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U.S. Stepping Up Counterterrorism

Ambassador Daniel Benjamin will head up the newly formed Bureau of Counterterrorism.

The U.S. State Department has announced the establishment of the Bureau of Counterterrorism.

The United States faces a continuing threat from al-Qaida and other terrorist groups. While the United States has made much progress since the terrorist attacks of September 11, 2001, dangers remain. To help meet this ongoing threat, the U.S. State Department has announced the establishment of the Bureau of Counterterrorism.

The new bureau will coordinate with the National Security Staff, and other U.S. government agencies to develop and implement counterterrorism strategies, policies, and programs to disrupt and defeat the networks that support terrorism. It will also support U.S. counterterrorism diplomacy and strengthen homeland security, counter violent extremism, and build the capacity of partner nations to deal with terrorism. At the same time, the bureau will promote American values, including support for human rights, democracy, and the rule of law.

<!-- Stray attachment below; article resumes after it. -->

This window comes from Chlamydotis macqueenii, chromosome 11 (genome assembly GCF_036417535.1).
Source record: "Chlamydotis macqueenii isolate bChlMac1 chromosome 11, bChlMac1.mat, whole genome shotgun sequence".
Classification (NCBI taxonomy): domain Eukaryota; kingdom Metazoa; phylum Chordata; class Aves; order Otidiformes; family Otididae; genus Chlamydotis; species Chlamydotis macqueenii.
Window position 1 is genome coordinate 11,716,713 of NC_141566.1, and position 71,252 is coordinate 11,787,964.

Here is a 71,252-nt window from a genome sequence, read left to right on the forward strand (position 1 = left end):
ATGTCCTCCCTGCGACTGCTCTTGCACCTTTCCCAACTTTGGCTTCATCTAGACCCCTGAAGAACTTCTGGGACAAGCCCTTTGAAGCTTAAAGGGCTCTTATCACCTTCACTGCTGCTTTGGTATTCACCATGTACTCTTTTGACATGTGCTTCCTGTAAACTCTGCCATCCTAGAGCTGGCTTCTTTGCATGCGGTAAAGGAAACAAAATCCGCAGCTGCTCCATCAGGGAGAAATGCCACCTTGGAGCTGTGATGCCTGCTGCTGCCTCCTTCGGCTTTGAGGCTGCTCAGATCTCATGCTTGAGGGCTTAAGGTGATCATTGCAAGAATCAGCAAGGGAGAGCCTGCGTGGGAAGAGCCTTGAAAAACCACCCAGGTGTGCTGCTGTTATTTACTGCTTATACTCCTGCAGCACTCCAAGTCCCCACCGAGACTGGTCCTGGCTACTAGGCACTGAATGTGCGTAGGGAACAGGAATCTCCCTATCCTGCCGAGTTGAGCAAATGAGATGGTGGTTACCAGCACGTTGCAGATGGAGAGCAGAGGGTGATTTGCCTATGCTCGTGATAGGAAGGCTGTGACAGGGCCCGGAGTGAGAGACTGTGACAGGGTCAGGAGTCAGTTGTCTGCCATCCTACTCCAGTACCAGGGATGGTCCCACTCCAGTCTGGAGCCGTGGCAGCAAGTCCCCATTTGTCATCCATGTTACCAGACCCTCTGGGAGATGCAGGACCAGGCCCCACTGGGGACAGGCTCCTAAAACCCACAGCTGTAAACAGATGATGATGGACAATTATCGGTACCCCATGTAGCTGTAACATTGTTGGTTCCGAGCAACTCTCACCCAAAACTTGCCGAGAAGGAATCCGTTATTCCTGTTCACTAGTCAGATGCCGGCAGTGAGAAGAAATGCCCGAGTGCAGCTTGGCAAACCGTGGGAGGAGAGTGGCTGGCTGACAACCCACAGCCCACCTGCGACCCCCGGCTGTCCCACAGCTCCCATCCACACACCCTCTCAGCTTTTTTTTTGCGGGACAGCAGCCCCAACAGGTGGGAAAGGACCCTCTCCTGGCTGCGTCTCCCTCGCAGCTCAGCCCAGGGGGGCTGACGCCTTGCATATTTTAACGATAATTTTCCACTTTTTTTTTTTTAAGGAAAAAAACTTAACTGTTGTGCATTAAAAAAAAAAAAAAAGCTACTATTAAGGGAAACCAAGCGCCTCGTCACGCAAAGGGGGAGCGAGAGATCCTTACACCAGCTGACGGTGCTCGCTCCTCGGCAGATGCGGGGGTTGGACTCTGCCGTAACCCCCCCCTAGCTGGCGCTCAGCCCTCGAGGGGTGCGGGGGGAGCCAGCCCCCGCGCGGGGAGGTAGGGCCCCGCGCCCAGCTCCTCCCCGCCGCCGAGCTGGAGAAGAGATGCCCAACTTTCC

The new counterterrorism bureau will lead efforts to reduce radicalization and mobilization abroad by developing positive alternatives for populations that are vulnerable to recruitment, and working with partner governments and civil society organizations to build the capacity to counter violent extremism. It will also work with the recently established Center for Strategic Counterterrorism Communications to de-legitimate violent extremist teachings.

The Bureau of Counterterrorism will be the principal State Department link with the Department of Homeland Security, or DHS, on counterterrorism strategy and operations. The bureau will work in partnership with DHS to strengthen international cooperation on a wide range of homeland security issues, including transportation security, the interdiction of terrorist travel, and critical infrastructure protection.

The United States depends on the strength of its partners and allies abroad in the fight against terrorism. With partners who are able to manage the threats within their borders and regions, the likelihood of U.S. forces being called into action is greatly reduced. The Bureau of Counterterrorism will work with other bureaus and agency partners to build international partner counterterrorism capacity in the civilian sector and will contribute to efforts in the military and defense sectors.

Protecting the United States, the American people, and U.S. interests abroad will remain a challenge in the 21st century. New terrorist threats will require innovative strategies, creative diplomacy, and stronger partnerships. The establishment of the new Bureau of Counterterrorism will help the U.S. to meet this challenge.